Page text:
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The Map is Not the Territory: Politics and Data

The phrase "flyover country" embodies much of what's wrong with our bicoastal elites. They literally only ever fly over. They don't see most of the country by land area with their own eyeballs, because they assume the (massaged, cherry-picked) data tells them everything they need to know. It does not. This year I have seen the west coast between Seattle and Oakland by airline, by I-5, by US-101, and by Amtrak Coast Starlight. The latter two in particular were illuminating. Seeing parts of the country, even in allegedly (mass mail in ballots) blue states, so thoroughly ignored by the people in charge of the Democratic Party is enough to understand the rage that elected Trump twice and shows no sign of abating.

The countryside is a wreck.

Sure, old cars in the front yard are an ancient hillbilly tradition, but this goes beyond that. Entire towns, entire COUNTIES, are rotting in place, abandoned. Buildings decay and get boarded up. Businesses go under or sell out to a McFranchise. Yards and parks rewild. These people were left with a choice to either decay quietly and grasp what productive work remains, or to embrace the death spiral of tourism and become plastic, flanderized versions of their more accomplished past selves. Everywhere I go, it's the same story. The town was booming, then they built the interstates. The town was booming, then the regulations blocked logging or mining. The town was booming, then the factory got shipped to Canada or Mexico or China.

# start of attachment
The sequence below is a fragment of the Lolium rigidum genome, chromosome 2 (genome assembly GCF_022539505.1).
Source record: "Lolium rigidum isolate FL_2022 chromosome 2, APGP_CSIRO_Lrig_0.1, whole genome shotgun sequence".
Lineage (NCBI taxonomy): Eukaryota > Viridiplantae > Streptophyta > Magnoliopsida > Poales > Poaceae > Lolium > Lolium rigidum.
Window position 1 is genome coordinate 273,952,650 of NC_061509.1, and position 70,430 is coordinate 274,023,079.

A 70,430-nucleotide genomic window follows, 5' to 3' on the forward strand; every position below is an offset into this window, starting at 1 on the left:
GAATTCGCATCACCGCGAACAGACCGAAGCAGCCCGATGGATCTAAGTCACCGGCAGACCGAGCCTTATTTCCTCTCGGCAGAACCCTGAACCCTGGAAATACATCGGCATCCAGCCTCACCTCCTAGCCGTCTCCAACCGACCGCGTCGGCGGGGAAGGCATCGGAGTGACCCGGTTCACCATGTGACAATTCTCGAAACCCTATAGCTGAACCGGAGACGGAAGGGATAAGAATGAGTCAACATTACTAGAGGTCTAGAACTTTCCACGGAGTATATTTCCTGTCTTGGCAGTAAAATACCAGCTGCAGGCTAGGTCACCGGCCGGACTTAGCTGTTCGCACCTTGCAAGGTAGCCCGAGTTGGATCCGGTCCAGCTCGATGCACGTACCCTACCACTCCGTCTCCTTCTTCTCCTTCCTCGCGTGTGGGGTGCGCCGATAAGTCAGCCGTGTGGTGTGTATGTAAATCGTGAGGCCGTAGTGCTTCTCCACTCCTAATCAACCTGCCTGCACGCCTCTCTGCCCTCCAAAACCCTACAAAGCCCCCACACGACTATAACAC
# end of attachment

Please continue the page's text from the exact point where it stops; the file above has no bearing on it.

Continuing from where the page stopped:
These are Trump's core voters, the ones Michael Moore for once in his fat life deeply understood in 2016. Nobody has done a damn thing to help them besides the mean orange man, and when he had the temerity to win a second term he was promptly cheated out of office with statistically impossible 3am ballot dumps. If Democrats and RINOs keep ignoring these angry, well-armed Americans, voting is going to be the least of their worries.

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